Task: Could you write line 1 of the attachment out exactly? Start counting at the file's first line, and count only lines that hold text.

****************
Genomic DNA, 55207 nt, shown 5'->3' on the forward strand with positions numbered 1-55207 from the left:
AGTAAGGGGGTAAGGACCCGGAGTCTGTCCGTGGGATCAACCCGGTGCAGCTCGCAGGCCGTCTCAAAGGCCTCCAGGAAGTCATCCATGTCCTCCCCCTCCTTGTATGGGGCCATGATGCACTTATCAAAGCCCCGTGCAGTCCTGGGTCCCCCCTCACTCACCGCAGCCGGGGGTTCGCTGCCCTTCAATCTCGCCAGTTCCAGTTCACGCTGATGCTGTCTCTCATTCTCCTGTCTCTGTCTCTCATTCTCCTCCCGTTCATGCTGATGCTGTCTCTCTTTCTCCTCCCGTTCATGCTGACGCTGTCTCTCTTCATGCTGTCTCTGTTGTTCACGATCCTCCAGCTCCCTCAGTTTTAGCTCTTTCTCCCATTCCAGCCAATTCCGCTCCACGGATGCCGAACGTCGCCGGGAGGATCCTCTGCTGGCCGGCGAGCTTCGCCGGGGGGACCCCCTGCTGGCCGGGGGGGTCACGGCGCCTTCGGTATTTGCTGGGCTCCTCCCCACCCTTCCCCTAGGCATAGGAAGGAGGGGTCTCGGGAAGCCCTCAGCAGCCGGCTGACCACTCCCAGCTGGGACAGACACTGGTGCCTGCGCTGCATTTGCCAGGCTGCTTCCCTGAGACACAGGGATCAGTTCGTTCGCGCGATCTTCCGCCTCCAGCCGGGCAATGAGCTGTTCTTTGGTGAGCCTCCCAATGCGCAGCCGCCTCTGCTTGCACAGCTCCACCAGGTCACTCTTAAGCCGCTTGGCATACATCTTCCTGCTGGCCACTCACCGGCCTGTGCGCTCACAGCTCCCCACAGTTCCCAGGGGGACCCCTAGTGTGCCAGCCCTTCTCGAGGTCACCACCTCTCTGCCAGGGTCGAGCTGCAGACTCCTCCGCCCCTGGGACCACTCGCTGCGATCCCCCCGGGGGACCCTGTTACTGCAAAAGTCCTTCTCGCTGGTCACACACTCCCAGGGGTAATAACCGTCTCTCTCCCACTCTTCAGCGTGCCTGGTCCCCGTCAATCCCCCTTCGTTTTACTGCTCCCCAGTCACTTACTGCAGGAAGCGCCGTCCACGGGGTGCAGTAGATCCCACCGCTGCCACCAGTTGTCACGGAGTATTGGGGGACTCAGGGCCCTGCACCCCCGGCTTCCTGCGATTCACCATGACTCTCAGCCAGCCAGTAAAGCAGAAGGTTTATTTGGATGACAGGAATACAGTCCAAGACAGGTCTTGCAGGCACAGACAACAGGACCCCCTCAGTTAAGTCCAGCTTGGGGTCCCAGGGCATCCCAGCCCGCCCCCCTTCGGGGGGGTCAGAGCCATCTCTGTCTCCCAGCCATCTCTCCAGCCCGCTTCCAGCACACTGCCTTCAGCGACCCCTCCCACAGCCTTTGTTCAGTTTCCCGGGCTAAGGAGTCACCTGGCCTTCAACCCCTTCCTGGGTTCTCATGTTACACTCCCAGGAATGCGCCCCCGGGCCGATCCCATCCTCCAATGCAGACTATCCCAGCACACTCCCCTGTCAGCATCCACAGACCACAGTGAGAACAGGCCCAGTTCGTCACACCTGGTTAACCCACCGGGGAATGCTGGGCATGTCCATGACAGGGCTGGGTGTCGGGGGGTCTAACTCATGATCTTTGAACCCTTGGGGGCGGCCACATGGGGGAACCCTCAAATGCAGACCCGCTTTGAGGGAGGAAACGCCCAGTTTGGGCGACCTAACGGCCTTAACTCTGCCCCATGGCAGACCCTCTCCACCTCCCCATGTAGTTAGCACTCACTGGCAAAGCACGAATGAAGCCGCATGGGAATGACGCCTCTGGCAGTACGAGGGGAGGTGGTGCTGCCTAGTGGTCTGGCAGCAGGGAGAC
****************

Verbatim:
Genomic DNA, 55207 nt, shown 5'->3' on the forward strand with positions numbered 1-55207 from the left: